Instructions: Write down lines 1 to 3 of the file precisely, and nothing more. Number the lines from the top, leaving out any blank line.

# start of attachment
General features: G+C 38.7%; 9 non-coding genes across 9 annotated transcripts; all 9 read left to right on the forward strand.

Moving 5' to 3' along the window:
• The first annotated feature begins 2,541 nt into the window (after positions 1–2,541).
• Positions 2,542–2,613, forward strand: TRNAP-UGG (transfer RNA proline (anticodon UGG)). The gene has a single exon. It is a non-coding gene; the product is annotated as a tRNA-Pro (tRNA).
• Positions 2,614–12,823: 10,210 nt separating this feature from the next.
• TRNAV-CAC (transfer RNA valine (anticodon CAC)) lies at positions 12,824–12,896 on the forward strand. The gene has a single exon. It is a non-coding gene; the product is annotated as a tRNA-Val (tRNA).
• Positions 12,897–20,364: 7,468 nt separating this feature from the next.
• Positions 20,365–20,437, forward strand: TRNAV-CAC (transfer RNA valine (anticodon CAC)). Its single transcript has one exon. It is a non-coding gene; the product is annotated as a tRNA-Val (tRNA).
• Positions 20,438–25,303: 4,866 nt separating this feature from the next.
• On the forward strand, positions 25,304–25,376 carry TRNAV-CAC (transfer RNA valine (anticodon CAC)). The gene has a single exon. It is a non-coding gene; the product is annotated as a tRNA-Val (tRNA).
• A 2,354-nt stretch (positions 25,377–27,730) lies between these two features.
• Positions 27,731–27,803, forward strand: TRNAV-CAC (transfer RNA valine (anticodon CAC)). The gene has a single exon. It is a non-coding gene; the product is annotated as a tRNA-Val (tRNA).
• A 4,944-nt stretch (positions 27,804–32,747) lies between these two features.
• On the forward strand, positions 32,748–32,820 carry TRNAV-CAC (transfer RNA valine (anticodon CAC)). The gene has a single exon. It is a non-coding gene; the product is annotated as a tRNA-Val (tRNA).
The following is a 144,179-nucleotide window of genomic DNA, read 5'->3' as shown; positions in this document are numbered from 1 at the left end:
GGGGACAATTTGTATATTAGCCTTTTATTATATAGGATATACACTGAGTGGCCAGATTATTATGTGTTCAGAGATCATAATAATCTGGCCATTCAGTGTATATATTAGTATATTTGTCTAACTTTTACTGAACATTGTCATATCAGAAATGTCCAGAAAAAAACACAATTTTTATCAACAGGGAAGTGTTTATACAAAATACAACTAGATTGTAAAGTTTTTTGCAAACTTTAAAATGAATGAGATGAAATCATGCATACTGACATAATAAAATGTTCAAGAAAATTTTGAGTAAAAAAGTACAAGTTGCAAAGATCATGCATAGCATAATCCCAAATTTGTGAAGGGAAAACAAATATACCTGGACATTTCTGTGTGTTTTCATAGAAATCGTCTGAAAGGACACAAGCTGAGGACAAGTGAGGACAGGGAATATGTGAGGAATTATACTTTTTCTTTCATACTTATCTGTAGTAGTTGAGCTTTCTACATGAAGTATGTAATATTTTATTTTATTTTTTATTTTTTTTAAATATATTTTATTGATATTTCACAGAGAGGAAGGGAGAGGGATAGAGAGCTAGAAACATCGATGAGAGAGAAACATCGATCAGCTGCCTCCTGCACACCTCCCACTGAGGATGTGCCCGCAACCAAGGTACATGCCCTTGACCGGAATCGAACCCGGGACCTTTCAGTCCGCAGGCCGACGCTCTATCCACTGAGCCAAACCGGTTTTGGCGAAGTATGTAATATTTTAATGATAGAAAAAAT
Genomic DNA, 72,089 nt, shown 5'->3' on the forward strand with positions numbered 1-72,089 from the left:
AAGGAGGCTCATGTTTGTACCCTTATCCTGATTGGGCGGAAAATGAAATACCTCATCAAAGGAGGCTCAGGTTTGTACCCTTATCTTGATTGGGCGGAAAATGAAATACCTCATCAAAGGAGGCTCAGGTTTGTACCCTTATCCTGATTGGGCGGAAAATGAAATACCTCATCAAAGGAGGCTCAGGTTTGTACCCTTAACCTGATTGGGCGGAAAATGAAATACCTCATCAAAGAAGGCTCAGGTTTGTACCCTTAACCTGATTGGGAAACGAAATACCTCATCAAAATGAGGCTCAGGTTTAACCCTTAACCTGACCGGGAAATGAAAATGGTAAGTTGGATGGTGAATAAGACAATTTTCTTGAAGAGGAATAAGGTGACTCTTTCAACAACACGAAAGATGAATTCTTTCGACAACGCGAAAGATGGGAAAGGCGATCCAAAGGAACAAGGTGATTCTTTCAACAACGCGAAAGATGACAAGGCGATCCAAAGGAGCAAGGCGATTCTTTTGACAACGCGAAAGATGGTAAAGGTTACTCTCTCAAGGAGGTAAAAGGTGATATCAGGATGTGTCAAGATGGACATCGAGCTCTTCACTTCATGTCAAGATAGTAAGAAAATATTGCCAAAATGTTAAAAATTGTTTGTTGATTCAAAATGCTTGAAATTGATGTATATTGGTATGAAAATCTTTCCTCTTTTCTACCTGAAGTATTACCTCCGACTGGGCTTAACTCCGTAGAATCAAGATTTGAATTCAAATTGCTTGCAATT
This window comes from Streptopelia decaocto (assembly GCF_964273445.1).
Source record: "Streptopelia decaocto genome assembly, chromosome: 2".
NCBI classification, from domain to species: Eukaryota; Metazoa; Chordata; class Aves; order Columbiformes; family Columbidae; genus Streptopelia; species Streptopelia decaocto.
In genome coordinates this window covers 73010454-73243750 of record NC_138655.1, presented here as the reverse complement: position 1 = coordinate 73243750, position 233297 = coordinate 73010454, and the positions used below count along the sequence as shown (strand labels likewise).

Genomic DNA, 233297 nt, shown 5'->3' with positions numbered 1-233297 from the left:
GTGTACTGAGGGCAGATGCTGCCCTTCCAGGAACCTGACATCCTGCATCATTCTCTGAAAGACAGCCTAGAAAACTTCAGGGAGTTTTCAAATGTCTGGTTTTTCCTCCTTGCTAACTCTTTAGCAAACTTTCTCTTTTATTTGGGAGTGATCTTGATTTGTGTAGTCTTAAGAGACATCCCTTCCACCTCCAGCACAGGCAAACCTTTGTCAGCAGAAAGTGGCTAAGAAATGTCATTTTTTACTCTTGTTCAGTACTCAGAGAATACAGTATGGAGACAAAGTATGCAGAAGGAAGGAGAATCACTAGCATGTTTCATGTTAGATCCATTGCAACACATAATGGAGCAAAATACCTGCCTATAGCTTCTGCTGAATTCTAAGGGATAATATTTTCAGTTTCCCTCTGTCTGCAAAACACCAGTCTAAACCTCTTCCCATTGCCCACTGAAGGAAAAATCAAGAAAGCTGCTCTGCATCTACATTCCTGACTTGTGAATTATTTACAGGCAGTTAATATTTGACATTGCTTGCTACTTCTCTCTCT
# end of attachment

General features: G+C 38.7%; 9 non-coding genes across 9 annotated transcripts; all 9 read left to right on the forward strand.

Moving 5' to 3' along the window:
• The first annotated feature begins 2,541 nt into the window (after positions 1–2,541).